Dean Thomas S. Hibbs

Office: Morrison Hall 203
Phone: 254-710-7689
Mailing Address: Honors College, Baylor University / One Bear Place #97181 / Waco, TX 76798-7181

Since 2003, Thomas Hibbs has been Dean of the Honors College and Distinguished Professor of Ethic and Culture at Baylor University, where he teaches in the Great Texts Program, the Baylor Interdisciplinary Core, and the graduate program in Philosophy. He received his B.A. and M.A. in Philosophy from the University of Dallas and an M.M.S. and Ph.D. from Notre Dame. He was a tutor at Thomas Aquinas College for three years before moving to Boston College, where he taught for thirteen years and where he was Full Professor and Chair of the Department of Philosophy.

In addition to two books on film (Shows About Nothing and Arts of Darkness) and a book co-authored with the contemporary painter, Makoto Fujimura (Soliloquies: Rouault/Fujimura), Hibbs has written three books on Thomas Aquinas: Dialectic and Narrative in Aquinas: An Interpretation of the Summa Contra Gentiles (University of Notre Dame Press, 1995); Virtue's Splendor: Wisdom, Prudence, and the Human Good (Fordham University Press, 2001); and Aquinas, Ethics, and Philosophy of Religion: Metaphysics and Practice (Indiana University Press, 2007). He wrote the "Introduction" to Augustine's Enchiridion on Faith, Hope, and Love (Regnery, 1996); edited and wrote an introduction for Aquinas on Human Nature (Hackett , 1999); with John O’Callaghan, edited and wrote the introduction for Recovering Nature: Essays in Natural Philosophy, Metaphysic, and Ethics (University of Notre Dame Press, 1999); and with Peter Candler, edited, Contemporary Thomisms, The American Catholic Philosophical Quarterly 83 (2009).

He has nearly completed a book on Pascal, tentatively entitled "Divine Irony" and is at work on a book on Nihilism, Beauty, and God, an application of Jacques Maritain’s aesthetic theory to the arts of poetry and painting in the 20th century.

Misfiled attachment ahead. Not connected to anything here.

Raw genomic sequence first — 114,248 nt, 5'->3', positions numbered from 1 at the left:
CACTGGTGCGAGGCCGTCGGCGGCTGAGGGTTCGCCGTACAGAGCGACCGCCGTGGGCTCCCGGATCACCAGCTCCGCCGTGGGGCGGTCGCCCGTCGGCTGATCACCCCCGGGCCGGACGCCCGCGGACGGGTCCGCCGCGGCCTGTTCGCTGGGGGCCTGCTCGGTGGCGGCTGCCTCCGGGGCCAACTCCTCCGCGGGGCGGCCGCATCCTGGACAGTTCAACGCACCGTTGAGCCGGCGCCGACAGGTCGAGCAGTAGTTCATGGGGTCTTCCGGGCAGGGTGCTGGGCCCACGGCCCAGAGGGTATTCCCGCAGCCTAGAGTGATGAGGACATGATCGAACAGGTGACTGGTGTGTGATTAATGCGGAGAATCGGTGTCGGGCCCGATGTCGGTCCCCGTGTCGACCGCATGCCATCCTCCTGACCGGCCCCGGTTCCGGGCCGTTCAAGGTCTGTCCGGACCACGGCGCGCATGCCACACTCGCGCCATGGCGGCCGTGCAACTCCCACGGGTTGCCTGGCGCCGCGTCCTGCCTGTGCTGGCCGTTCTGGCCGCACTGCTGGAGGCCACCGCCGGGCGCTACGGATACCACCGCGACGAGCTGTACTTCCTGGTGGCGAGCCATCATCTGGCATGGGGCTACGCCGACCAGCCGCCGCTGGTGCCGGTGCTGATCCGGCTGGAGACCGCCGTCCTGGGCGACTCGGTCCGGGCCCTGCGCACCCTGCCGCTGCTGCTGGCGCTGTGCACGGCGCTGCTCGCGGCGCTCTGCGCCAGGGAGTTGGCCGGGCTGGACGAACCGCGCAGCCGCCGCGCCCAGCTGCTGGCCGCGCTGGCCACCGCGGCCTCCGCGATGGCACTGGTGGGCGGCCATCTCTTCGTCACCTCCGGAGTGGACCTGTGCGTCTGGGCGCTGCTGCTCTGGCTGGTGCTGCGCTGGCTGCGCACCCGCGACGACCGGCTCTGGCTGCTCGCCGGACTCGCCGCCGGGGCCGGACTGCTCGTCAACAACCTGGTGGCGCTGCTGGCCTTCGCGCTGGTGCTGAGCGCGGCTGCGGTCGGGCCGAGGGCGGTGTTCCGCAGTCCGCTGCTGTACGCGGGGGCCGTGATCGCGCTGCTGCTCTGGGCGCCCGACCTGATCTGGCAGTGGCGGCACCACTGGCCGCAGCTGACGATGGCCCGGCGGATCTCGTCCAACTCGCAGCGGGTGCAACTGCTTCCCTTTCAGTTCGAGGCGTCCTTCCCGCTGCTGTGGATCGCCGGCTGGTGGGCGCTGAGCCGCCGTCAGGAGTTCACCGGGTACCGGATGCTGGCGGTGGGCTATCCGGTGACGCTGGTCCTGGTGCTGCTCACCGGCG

He has published more than thirty scholarly articles on topics ranging from Thomas Aquinas, Alasdair MacIntyre, and virtue epistemology, to Pascal, natural law and African-American thought.

In the past year, he has written four essays: "Post Hoc Exilium: Reflections on Mark Schwehn’s Exiles from Eden," for a Lilly Fellows Conference and planned volume; "The Problem of Justice: Anscombe, Solomon, and Radical Virtue Ethics," for a conference at Notre Dame and planned volume in honor of David Solomon; "Thomas Aquinas on Justice and the Diversity of Goods," as part of a series at Xavier University and planned volume of essays on Justice and Diversity; and "Enduring Longings in a Secular Culture" for a conference at Rhodes College sponsored by the Association of Core Texts and Courses.

He has published more than 100 reviews and discussion articles on film, theater, art, and higher education in a variety of venues including First Things, The Dallas Morning News, The Chronicle of Higher Education, The New Atlantis, The Wall Street Journal, and National Review.

Called upon regularly to comment on film and popular culture, Hibbs has made more than 100 appearances on radio, including nationally syndicated NPR shows "The Connection," "On the Media," and "All Things Considered," as well as local NPR stations in Boston, MA, Ann Arbor, MI, Dallas, TX, and Rochester, NY.

Over the past two summers, he has spoken at administrative and faculty retreats at two Jesuit Universities: Loyola University (Chicago) and St. Louis University.

He has given graduation addresses at Cistercian Preparatory in Dallas, TX, Glendale Preparatory in Glendale, AZ, and -- in a highlight of his career -- at his own alma mater, DeMatha Catholic High School in Hyattsville, MD.

In 2010, he received the American Maritain Association Scholarly Excellence Award and has just finished a three-year term as a Faculty Mentor for the Lilly Graduate Fellows Program.

His lectures have been protested by nihilists at Boston University and by communists in Palermo, Sicily.